Citizenship in Early Modern China. A Commentary to Maarten Prak, Citizens Without Nations:

Authors

  • Christine Moll-Murata Ruhr University Bochum

DOI:

https://doi.org/10.18352/tseg.1173

Keywords:

China, citizenship

Abstract

This article comments on the discussion of pre-modern Chinese citizenship in Maarten Prak’s Citizens without Nations. It confirms the conclusion drawn by Prak that many elements of European citizenship were also present in China, but raises questions about two aspects: the presumed absence of formal citizenship in China and the position of Chinese cities within a national administrative structure. On the first of these points the article shows that formal civilian status implied rights such as the protection of person and property in China as well as in Europe. On the second issue, it demonstrates that the authorities in Chinese cities, especially in periods when state power was relatively weak, depended on cooperation with self-organized local institutions, and that these also included organizations for self-defense.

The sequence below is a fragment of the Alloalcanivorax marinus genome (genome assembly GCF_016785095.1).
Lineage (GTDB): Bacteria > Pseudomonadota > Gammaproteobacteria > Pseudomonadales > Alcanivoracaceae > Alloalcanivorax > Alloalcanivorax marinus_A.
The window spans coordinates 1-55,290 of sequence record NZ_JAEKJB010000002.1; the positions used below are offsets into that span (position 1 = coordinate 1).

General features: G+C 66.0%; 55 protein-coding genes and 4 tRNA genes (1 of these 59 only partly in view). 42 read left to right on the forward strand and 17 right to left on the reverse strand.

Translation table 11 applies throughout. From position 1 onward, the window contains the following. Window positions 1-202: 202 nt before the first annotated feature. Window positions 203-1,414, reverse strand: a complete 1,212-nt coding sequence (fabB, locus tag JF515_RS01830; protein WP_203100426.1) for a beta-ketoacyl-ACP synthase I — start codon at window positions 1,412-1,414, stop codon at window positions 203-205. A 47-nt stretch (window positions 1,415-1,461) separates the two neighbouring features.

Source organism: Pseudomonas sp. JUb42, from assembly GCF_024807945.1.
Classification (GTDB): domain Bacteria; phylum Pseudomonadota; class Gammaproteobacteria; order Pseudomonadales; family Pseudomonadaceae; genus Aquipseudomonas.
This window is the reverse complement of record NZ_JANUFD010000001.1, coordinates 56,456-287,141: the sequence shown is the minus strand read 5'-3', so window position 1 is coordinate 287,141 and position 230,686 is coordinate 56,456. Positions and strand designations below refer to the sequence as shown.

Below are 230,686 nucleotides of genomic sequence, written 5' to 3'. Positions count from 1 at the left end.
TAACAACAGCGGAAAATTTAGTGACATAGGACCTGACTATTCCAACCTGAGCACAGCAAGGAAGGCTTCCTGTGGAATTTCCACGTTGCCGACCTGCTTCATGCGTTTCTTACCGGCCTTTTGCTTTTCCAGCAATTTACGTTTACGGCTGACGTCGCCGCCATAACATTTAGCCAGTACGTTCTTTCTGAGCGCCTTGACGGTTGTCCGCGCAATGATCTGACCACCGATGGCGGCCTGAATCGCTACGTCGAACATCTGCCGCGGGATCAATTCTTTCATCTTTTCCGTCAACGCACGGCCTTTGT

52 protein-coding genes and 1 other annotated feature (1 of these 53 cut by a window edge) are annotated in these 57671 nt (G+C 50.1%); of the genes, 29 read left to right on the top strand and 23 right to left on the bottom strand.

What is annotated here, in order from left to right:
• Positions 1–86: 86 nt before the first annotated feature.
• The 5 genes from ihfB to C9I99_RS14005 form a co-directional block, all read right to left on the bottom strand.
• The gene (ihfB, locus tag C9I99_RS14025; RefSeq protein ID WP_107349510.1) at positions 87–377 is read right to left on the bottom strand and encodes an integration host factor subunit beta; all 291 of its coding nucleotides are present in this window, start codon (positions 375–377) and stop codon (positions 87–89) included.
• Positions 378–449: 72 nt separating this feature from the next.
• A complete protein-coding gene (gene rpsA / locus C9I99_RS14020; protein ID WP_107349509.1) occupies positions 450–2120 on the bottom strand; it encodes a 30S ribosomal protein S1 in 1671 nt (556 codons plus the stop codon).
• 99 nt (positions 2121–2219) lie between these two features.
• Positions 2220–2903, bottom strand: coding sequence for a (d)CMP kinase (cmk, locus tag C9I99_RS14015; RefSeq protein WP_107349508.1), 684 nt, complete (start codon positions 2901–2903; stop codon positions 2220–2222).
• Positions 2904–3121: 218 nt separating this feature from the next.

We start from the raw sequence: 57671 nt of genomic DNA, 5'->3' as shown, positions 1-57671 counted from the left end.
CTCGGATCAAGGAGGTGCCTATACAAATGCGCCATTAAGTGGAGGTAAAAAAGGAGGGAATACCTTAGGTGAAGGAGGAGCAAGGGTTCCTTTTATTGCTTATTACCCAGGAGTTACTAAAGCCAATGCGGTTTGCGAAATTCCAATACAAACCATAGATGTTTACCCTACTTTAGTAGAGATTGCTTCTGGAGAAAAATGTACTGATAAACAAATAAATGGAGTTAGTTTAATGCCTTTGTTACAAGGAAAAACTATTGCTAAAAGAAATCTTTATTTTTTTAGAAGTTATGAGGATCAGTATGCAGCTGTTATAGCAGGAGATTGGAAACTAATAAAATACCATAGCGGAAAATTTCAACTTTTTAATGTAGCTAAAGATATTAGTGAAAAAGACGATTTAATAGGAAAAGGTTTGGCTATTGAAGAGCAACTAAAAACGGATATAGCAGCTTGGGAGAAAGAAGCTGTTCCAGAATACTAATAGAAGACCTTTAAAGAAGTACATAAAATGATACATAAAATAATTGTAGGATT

Downloads

Download data is not yet available.

Author Biography

Christine Moll-Murata, Ruhr University Bochum

Christine Moll-Murata is chair professor at the Department for History of China, Ruhr University Bochum, Germany, and honorary fellow of the International Institute of Social History, Amsterdam. Her research focuses on labour history of China, Taiwan, and Japan, the history of crafts and guilds in China, perceptions of the future in East Asia since 1900 and the industrialization of Northeast Asia. Important publications include her monograph, States and Crafts in the Qing Dynasty, (Amsterdam 2018), and Zukunft in Ostasien / Future in East Asia, Bochumer Jahrbuch zur Ostasienforschung / Bochum Yearbook of East Asian Studies 41 (2018) (Thema issue 2018, edited with Rüdiger Breuer).

Downloads

Published

2020-12-20

How to Cite

Moll-Murata, C. (2020). Citizenship in Early Modern China. A Commentary to Maarten Prak, Citizens Without Nations:. TSEG - The Low Countries Journal of Social and Economic History, 17(3), 101-108. https://doi.org/10.18352/tseg.1173

Issue

Section

Debate Article